Volume Two of «Drona» begins in the aftermath of tragedy. As evening falls, Arjuna journeys wearily back to camp and is greeted by the ashen faces of his brothers. Before they speak, he guesses the worst. And the worst is right: his son Abhimanyu is dead. Arjuna is inconsolable. Insensible with rage, he vows to take revenge on the boy’s killers. He swears that if they are not dead before another day passes, he will set himself alight. The world seems to shudder at his words.
After Bhishma is cut down at the end of the previous book of the Maha·bhárata , the book which bears his name, Duryódhana selects Drona as leader of his forces. Drona accepts the honor with Bhishma's blessing, despite his ongoing personal conflicts as mentor to both the Pándava and Káurava heroes in their youth. The fighting rages on, with heavy losses on both sides. Furious and frustrated, Duryódhana accuses Drona of collaborating with the enemy, but he replies that as long as Árjuna is on the field, the Pándavas will remain invincible. When Árjuna is finally diverted from the main action of the battle, Yudhi·shthira entrusts Árjuna's son Abhimányu with the task of making a breach in the Káurava formation. Abhimányu rampages through Drona's army, but at last is cornered by several Káurava warriors and finally killed by Jayad·ratha.Co-published by New York University Press and the JJC FoundationFor more on this title and other titles in the Clay Sanskrit series, please visit http://www.claysanskritlibrary.org
In one of the most famous passages in Maha·bhárata , Dur·yódhana, the heroic but flawed king of the Káuravas, meets his end when he is dishonorably defeated in battle by his arch-enemy, Bhima. Framing a fascinating account of the sacred sites along the river Sarásvati, the duel poignantly portrays the downfall of a once great hero in the face of a new order governed by Krishna, in which the warrior code is brushed aside in order to ensure the predestined triumph of the Pándavas.Co-published by New York University Press and the JJC FoundationFor more on this title and other titles in the Clay Sanskrit series, please visit http://www.claysanskritlibrary.org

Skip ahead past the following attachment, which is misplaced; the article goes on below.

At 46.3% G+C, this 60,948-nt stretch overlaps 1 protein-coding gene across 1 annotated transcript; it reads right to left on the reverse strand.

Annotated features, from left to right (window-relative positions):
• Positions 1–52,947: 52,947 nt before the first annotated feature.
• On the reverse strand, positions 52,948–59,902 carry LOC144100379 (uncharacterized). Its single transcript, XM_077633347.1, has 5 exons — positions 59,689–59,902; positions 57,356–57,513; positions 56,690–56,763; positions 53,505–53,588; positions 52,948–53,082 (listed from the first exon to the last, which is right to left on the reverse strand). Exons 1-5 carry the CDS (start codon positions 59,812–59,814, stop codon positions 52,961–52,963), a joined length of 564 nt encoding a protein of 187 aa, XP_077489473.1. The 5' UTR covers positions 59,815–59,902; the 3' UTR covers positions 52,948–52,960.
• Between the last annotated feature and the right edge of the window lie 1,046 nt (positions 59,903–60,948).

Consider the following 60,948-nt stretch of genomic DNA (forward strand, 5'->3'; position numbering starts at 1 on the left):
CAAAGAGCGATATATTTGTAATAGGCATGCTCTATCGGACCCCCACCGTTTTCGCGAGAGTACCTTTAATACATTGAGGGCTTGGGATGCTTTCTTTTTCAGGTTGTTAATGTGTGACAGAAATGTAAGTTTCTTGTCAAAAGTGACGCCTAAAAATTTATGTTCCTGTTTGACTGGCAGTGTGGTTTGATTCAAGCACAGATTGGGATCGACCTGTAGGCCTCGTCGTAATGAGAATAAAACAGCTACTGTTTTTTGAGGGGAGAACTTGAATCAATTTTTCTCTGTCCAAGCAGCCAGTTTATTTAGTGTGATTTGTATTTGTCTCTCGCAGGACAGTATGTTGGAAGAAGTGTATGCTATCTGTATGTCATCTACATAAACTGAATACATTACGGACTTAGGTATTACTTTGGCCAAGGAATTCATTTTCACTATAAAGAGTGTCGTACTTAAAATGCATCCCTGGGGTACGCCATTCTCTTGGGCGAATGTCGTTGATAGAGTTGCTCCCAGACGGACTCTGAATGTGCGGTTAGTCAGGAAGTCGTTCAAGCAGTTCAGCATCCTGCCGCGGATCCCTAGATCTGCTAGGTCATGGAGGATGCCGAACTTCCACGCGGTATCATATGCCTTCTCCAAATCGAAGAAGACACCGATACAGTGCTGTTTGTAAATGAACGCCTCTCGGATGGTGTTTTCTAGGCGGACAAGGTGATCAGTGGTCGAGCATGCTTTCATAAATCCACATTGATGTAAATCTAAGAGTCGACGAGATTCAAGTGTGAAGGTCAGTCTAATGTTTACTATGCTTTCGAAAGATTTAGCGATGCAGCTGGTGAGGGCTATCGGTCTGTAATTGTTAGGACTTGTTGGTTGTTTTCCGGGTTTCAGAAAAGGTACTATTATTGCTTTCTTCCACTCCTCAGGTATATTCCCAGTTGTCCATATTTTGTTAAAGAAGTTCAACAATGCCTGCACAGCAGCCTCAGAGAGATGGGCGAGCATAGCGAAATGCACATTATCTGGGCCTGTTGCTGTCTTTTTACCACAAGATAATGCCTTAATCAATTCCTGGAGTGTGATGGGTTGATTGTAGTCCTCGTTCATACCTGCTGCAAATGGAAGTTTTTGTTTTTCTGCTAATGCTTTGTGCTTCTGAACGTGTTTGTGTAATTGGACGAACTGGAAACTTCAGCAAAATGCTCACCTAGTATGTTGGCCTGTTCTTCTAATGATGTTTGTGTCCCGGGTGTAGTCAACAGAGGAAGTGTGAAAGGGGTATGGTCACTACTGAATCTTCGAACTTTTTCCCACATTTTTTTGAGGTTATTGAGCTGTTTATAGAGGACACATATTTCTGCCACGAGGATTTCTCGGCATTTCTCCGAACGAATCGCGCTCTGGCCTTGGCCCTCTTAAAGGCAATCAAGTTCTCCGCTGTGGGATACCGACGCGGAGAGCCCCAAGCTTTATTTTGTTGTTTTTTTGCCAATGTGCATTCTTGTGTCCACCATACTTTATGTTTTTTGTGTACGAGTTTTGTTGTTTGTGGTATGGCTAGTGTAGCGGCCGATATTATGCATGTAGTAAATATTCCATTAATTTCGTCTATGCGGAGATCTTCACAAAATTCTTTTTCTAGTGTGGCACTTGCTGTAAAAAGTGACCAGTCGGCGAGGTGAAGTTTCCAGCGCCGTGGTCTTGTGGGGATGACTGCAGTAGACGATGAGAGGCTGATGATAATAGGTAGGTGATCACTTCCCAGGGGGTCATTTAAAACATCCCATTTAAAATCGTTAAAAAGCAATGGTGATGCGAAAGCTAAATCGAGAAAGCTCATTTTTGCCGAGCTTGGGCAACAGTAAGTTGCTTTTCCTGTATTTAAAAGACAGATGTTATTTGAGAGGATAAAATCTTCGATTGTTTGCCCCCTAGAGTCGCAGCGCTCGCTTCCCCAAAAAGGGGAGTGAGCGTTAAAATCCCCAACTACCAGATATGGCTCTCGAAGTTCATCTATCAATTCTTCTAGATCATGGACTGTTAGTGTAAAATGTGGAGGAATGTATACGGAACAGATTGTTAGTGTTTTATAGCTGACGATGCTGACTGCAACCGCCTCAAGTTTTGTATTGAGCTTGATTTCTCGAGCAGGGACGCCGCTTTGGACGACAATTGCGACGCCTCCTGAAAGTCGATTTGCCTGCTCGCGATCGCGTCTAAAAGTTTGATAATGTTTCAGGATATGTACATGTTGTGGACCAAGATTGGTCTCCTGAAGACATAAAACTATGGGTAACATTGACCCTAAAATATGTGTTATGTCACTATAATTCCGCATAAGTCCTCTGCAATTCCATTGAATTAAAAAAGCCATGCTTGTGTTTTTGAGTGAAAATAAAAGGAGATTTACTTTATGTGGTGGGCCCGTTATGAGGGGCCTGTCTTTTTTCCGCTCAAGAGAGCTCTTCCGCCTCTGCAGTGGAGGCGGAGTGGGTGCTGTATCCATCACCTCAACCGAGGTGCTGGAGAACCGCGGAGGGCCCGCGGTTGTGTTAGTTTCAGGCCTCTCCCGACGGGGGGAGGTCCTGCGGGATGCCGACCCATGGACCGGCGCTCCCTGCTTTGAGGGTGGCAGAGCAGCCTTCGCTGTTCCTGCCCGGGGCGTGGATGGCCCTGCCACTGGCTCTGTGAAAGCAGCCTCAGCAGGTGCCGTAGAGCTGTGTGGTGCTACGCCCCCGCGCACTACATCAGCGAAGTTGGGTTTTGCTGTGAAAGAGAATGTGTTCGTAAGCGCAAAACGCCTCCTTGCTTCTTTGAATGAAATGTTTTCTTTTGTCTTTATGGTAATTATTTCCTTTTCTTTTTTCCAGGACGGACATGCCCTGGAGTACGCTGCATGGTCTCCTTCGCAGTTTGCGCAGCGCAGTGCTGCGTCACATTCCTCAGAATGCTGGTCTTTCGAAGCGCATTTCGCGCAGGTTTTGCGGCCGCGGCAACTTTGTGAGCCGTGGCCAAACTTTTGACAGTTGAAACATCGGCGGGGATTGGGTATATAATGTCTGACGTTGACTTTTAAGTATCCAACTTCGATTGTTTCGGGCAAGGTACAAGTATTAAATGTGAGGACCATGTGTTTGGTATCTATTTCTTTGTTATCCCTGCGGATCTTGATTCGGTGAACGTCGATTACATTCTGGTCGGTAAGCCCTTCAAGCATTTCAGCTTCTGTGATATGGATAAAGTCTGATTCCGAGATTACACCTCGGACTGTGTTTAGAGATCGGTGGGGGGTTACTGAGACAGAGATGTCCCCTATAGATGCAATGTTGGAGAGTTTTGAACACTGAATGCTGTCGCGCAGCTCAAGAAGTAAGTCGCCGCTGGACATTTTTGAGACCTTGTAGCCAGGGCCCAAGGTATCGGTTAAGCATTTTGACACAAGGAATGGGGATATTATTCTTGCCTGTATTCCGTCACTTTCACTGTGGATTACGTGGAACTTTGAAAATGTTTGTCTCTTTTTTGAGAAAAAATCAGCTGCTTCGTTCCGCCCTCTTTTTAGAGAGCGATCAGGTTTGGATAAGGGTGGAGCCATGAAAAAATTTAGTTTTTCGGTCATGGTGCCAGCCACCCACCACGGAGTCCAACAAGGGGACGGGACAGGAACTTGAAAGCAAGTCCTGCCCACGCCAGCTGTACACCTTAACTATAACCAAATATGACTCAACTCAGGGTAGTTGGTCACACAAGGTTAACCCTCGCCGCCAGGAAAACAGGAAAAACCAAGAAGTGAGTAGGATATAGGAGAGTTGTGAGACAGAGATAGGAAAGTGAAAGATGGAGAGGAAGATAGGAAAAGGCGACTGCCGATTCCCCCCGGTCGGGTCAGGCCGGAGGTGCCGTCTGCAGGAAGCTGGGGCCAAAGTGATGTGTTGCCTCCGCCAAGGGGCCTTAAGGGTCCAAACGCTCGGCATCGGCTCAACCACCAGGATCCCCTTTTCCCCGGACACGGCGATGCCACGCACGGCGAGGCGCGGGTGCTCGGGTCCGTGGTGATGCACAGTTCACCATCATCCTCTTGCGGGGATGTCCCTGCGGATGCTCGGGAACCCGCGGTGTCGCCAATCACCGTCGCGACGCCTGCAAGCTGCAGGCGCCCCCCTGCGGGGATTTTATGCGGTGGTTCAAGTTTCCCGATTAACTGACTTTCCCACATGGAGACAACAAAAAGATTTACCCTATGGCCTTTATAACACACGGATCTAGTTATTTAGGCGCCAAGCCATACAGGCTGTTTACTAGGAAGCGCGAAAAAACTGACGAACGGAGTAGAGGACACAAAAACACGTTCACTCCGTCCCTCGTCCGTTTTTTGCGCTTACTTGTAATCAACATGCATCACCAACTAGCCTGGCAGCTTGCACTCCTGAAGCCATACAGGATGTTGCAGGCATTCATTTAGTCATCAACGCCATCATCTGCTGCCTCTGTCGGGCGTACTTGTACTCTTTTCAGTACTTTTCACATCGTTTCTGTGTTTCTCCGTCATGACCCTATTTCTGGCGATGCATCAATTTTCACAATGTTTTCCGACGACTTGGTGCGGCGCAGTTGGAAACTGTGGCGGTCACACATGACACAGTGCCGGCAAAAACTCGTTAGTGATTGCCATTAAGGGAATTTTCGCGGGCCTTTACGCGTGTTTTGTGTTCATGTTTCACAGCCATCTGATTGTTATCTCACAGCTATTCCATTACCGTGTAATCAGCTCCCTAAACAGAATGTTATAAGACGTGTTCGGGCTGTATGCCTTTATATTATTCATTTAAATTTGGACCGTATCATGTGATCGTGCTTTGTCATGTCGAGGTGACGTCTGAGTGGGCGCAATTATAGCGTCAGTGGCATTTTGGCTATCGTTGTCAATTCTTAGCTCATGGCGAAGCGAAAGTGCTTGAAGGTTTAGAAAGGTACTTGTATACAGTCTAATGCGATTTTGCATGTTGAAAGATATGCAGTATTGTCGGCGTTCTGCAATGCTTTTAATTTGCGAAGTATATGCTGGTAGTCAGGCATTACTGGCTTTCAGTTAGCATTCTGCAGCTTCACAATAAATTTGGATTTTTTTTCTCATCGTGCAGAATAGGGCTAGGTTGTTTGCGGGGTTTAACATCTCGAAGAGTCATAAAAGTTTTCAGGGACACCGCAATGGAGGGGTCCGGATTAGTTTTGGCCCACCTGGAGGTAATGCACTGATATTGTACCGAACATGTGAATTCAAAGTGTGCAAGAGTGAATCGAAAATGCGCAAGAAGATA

Two tragic plays that break the rules: both show the hero dying on stage, a scenario forbidden in Sanskrit dramaturgy. King Harsha's play, composed in the seventh century, re-examines the Buddhist tale of a magician prince who makes the ultimate sacrifice to save a hostage snake ( naga ). The Shattered Thighs , attributed to Bhasa, the illustrious predecessor to ancient Kali·dasa, transforms a crucial episode of the Maha·bhárata war. As he dies from a foul blow to the legs delivered in his duel with Bhima, Duryódhana's character is inverted, depicted as a noble and gracious exemplar amidst the wreckage of the fearsome battle scene.